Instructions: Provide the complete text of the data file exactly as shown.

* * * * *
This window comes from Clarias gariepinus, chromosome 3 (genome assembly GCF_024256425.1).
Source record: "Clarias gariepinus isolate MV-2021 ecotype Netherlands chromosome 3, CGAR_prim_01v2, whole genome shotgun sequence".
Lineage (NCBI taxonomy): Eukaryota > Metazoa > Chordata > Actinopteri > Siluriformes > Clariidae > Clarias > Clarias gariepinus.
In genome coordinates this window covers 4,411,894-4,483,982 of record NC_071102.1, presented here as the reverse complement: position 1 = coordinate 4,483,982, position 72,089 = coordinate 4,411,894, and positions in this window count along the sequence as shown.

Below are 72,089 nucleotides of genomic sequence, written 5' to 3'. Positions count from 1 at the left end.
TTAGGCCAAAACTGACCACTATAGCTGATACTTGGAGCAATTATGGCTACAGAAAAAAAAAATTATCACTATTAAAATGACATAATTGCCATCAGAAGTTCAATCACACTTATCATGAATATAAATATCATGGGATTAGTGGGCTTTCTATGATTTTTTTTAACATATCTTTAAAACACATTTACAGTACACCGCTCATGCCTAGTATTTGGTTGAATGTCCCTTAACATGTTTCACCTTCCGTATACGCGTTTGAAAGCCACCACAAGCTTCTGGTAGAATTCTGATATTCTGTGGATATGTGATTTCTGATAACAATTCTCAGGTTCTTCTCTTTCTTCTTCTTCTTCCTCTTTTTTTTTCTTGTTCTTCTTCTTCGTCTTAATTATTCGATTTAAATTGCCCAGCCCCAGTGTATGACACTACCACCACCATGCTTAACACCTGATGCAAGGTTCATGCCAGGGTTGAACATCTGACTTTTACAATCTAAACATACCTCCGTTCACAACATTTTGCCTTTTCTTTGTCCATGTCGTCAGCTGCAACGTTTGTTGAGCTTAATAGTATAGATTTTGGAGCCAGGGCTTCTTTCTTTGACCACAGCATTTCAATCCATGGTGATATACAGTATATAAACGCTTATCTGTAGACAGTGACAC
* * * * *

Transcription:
This window comes from Clarias gariepinus, chromosome 3 (genome assembly GCF_024256425.1).
Source record: "Clarias gariepinus isolate MV-2021 ecotype Netherlands chromosome 3, CGAR_prim_01v2, whole genome shotgun sequence".
Lineage (NCBI taxonomy): Eukaryota > Metazoa > Chordata > Actinopteri > Siluriformes > Clariidae > Clarias > Clarias gariepinus.
In genome coordinates this window covers 4,411,894-4,483,982 of record NC_071102.1, presented here as the reverse complement: position 1 = coordinate 4,483,982, position 72,089 = coordinate 4,411,894, and positions in this window count along the sequence as shown.

Below are 72,089 nucleotides of genomic sequence, written 5' to 3'. Positions count from 1 at the left end.
TTAGGCCAAAACTGACCACTATAGCTGATACTTGGAGCAATTATGGCTACAGAAAAAAAAAATTATCACTATTAAAATGACATAATTGCCATCAGAAGTTCAATCACACTTATCATGAATATAAATATCATGGGATTAGTGGGCTTTCTATGATTTTTTTTAACATATCTTTAAAACACATTTACAGTACACCGCTCATGCCTAGTATTTGGTTGAATGTCCCTTAACATGTTTCACCTTCCGTATACGCGTTTGAAAGCCACCACAAGCTTCTGGTAGAATTCTGATATTCTGTGGATATGTGATTTCTGATAACAATTCTCAGGTTCTTCTCTTTCTTCTTCTTCTTCCTCTTTTTTTTTCTTGTTCTTCTTCTTCGTCTTAATTATTCGATTTAAATTGCCCAGCCCCAGTGTATGACACTACCACCACCATGCTTAACACCTGATGCAAGGTTCATGCCAGGGTTGAACATCTGACTTTTACAATCTAAACATACCTCCGTTCACAACATTTTGCCTTTTCTTTGTCCATGTCGTCAGCTGCAACGTTTGTTGAGCTTAATAGTATAGATTTTGGAGCCAGGGCTTCTTTCTTTGACCACAGCATTTCAATCCATGGTGATATACAGTATATAAACGCTTATCTGTAGACAGTGACAC